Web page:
Your Vote 2014
5:49 pm
Wed July 16, 2014

Money Race in Maine's 2nd District Reveals Key Differences

Democratic 2nd District candidate Emily Cain.
Credit File photo

Maine 2nd Congressional District candidates Emily Cain and Bruce Poliquin are locked in a tight money race, with just over six weeks until Labor day and the kickoff of the fall campaign.

Jay Field reports on the money race in Maine's 2nd Congressional District.

Cain, the Democratic candidate, out raised Republican Bruce Poliquin by just over $80,000 in the period between April 1 and June 30. Poliquin has more cash on hand than Cain, but Cain, so far, has pulled in more money from political action committees and outside groups.

There are very few truly competitive House races across the country. Most analysts right now have Maine's 2nd District leaning Democratic. But it's an open seat. So it's likely that both parties, and interest groups aligned with them, will funnel plenty of money into the district between now and Election Day.
 

Maine 2nd District Republican candidate Bruce Poliquin.
Credit File photo

So far, the Cain and Poliquin campaigns are on fairly equal footing financially. But there are some key differences between them as well.

"Well, we're very proud of the number for the second quarter," says Dan Cashman, spokesperson for the Cain campaign. Cain raised more than $379,000 in the period between April 1 and June 30. "It shows a broad level of support that goes district-wide. Most of the money that was raised came from within the state."

Since the end of the last federal reporting period in May, Cain has raised more than $162,000 through individual contributions. She received $5,000 from political party committees - groups like the Democratic Congressional Campaign Committee. And she raised nearly $100,000 from political action committees, such as Emily's List, ActBlue, Leadership That Listens, Move On.org and the PACS of fellow Maine Democrats Mike Michaud and Chellie Pingree.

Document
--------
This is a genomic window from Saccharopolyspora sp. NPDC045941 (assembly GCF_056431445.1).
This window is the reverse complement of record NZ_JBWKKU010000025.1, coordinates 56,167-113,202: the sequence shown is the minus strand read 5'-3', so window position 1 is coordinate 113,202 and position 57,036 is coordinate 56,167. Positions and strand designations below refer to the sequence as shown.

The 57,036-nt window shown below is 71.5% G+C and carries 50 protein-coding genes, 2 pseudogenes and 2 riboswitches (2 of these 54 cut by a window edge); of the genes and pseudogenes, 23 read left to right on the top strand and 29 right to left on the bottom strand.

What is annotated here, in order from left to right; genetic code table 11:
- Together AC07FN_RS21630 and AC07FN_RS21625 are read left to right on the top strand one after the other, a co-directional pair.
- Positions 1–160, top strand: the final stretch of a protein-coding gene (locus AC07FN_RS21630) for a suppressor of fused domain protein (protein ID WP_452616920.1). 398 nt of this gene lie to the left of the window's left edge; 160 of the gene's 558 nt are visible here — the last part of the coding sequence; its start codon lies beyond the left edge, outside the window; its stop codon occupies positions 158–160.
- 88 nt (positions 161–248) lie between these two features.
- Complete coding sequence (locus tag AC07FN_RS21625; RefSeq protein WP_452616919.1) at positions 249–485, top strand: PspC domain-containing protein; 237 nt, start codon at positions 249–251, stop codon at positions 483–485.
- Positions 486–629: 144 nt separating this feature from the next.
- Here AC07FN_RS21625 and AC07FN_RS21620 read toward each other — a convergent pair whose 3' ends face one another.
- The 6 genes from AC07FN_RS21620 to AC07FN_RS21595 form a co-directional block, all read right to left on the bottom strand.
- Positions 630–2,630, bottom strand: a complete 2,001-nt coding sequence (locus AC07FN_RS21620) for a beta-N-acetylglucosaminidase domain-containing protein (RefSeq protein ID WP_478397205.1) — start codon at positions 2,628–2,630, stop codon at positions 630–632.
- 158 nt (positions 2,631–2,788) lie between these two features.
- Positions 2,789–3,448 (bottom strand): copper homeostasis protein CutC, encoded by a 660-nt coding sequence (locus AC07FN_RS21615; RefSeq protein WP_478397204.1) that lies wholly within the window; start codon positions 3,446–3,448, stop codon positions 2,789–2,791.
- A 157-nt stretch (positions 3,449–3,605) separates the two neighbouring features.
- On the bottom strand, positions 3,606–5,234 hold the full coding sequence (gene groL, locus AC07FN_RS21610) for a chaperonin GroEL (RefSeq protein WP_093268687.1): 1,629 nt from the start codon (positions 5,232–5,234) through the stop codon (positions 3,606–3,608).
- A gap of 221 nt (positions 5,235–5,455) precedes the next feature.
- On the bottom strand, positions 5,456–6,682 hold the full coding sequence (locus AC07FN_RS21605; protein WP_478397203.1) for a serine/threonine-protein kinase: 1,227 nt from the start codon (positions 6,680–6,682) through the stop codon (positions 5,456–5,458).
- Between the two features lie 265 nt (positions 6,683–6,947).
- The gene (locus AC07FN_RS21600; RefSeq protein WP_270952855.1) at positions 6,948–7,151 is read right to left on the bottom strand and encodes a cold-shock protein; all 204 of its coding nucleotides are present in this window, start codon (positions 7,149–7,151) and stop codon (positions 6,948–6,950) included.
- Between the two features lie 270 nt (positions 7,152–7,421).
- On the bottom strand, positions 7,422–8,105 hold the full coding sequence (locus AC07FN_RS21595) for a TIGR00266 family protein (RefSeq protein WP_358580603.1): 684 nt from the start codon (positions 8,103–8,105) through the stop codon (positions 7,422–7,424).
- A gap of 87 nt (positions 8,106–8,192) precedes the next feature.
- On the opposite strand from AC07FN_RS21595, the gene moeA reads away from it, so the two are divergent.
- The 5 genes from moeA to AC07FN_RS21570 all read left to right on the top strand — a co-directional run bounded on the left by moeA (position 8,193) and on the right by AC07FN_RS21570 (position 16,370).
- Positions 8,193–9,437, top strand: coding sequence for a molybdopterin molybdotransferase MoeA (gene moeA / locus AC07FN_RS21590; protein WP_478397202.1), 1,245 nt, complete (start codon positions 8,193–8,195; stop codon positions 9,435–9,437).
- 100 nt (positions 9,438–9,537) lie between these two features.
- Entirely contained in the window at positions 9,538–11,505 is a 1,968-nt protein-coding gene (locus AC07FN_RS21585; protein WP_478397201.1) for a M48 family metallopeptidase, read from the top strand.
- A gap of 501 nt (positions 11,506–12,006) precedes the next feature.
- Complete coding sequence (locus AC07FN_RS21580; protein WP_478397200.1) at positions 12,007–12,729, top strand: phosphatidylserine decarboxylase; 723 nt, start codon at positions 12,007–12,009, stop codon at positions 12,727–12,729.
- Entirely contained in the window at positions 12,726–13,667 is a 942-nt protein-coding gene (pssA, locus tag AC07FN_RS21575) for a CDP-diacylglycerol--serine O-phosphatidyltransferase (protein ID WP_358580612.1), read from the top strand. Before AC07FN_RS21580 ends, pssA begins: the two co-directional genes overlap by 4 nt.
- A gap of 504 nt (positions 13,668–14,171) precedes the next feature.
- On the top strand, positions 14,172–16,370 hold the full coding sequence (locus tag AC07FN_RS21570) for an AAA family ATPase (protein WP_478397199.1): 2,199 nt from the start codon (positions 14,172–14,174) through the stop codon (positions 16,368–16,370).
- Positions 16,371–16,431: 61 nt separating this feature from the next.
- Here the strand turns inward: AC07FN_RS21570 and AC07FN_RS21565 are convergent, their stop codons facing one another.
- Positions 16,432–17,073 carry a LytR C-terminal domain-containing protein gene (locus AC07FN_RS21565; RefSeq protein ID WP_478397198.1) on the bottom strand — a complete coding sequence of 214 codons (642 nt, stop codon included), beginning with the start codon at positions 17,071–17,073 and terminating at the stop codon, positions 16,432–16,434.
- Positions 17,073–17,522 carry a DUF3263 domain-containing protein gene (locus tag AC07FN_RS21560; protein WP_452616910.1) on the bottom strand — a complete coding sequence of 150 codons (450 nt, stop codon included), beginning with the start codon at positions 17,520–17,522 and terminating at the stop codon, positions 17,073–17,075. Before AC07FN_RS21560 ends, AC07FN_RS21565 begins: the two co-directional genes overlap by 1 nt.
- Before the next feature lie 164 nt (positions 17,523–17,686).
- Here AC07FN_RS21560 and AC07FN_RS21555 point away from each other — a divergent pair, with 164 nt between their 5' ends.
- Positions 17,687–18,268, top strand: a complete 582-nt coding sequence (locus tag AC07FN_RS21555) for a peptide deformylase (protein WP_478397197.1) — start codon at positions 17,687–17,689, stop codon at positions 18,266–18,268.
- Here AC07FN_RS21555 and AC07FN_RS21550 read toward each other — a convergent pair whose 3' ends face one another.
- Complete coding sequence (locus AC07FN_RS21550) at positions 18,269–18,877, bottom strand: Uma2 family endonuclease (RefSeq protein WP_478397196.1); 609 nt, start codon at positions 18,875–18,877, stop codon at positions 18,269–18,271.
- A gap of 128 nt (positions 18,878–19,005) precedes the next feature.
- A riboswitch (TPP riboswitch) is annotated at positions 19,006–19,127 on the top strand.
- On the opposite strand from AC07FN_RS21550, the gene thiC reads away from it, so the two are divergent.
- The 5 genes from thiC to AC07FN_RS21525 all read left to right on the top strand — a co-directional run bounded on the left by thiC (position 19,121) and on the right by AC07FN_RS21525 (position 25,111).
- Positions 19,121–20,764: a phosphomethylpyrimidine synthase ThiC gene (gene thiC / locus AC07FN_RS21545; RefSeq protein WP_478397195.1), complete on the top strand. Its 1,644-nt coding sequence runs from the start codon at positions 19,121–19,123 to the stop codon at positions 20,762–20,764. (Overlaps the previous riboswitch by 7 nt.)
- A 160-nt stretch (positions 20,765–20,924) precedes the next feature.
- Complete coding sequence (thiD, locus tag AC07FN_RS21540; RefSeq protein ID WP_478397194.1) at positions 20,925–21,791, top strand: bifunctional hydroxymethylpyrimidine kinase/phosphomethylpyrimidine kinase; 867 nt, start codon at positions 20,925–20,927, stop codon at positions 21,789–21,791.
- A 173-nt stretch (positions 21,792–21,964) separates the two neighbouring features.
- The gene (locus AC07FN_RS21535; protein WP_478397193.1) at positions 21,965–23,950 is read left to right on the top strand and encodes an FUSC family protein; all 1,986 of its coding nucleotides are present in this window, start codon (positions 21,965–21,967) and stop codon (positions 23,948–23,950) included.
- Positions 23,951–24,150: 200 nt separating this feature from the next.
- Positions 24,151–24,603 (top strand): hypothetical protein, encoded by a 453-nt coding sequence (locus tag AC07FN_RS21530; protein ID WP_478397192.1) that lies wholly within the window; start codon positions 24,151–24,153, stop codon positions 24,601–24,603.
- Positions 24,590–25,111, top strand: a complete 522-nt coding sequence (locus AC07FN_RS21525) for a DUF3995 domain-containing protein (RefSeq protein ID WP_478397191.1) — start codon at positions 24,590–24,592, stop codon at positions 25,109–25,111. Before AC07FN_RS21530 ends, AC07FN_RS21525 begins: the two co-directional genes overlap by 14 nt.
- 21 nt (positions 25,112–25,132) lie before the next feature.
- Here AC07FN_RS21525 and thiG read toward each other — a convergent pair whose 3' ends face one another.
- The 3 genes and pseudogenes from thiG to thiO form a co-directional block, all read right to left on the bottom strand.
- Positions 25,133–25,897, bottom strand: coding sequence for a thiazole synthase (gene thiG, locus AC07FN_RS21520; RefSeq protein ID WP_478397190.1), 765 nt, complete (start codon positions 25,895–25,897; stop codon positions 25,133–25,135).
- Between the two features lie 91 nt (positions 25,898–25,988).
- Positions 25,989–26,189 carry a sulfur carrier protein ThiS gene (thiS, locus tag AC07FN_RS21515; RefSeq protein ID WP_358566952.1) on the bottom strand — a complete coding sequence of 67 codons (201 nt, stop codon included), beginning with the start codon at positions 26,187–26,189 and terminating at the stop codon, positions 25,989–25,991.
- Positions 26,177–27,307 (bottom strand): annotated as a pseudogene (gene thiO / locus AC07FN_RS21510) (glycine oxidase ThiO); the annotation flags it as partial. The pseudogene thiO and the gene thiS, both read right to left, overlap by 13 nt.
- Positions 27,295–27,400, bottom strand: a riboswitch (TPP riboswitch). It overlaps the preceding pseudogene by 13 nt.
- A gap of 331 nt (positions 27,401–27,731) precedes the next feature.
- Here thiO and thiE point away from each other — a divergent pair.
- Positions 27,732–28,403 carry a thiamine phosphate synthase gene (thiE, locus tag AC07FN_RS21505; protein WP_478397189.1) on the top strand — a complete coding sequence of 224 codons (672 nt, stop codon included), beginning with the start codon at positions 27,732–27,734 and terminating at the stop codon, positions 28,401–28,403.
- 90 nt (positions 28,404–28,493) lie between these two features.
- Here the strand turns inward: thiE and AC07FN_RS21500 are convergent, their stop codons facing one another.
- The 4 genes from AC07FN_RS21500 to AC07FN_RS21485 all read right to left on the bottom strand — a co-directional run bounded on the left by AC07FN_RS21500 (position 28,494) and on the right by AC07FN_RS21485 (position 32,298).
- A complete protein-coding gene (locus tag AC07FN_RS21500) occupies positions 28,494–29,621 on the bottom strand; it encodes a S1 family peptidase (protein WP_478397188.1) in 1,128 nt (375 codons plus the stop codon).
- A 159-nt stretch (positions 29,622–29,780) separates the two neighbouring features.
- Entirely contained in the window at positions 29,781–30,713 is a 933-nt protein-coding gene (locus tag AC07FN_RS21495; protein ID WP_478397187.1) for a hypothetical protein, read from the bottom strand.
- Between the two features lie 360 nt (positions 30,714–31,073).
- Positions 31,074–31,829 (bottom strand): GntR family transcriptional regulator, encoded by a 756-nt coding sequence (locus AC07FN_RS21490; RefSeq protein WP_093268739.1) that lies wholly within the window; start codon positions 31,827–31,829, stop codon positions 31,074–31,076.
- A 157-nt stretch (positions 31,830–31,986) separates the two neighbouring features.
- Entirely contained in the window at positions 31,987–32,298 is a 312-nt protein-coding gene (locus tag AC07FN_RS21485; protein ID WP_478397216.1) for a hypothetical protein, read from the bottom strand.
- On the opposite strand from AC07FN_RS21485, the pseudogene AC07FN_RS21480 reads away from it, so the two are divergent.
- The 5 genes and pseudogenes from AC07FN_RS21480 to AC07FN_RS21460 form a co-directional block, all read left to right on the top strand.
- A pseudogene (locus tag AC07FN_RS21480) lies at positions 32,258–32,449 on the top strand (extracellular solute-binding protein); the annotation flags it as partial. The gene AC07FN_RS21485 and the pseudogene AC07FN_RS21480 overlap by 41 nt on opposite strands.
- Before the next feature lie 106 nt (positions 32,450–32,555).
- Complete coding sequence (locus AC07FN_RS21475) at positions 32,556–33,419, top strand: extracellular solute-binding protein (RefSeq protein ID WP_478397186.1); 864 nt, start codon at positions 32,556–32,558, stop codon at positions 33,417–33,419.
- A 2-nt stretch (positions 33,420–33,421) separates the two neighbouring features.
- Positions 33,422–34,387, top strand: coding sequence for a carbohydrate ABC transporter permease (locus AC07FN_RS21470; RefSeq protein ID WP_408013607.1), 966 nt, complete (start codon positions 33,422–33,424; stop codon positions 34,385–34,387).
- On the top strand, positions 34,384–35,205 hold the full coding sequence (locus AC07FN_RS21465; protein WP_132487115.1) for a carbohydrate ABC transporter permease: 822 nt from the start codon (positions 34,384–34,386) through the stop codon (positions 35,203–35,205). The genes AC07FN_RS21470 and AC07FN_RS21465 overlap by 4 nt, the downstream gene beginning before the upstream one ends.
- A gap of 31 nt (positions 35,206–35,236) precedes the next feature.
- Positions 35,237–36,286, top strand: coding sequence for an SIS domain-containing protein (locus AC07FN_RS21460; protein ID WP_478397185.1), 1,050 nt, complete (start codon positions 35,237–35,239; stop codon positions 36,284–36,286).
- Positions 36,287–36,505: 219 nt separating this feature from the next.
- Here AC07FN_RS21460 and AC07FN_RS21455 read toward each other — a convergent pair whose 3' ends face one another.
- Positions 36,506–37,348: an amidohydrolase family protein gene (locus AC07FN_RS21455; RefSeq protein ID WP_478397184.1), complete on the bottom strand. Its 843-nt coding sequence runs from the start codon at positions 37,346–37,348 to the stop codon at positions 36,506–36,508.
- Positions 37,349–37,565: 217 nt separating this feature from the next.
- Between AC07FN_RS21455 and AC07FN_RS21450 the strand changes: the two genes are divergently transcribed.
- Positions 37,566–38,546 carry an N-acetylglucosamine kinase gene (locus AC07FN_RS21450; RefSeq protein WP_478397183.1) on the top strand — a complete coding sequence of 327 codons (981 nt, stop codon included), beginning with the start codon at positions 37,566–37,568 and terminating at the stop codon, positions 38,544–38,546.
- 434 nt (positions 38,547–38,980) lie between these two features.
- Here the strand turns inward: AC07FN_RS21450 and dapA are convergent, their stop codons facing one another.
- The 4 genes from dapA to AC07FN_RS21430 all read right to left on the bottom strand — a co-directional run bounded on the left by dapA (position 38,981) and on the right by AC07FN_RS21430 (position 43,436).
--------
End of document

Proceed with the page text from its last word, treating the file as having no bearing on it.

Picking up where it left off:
By contrast, Republican candidate Bruce Poliquin raised more than $280,000 from individual contributors, just $8,500 from political action committees and no money, so far, from official GOP groups.

"You know, honestly, we had a lot of donors from everywhere," says Matt Hutson, who runs Poliquin's campaign. "We're happy to have the support of business owners all across the district, all across the state."

Poliquin's campaign may be receiving less support from PACs thus far. But two of the ones that have given him money are key groups for any Republican running in Maine to have in their corner: the National Rifle Association of America Political Victory Fund and Susan Collins' Dirigo PAC, which gave Poliquin $5,000.

"The national Republicans are looking at this race, same as, I think, a lot of folks are looking at this race," Hutson says. "They understand they have a qualified, phenomenal candidate in Bruce Poliquin, and I think all the national groups will be looking at this seat very closely and will make decisions come fall time."

In the money race, it's still somewhat early. And Poliquin does enjoy a slight, cash-on-hand advantage over Cain. What seems all but certain is that outside money in support of both candidates will be flowing into the state steadily between now and Election Day in November.

 

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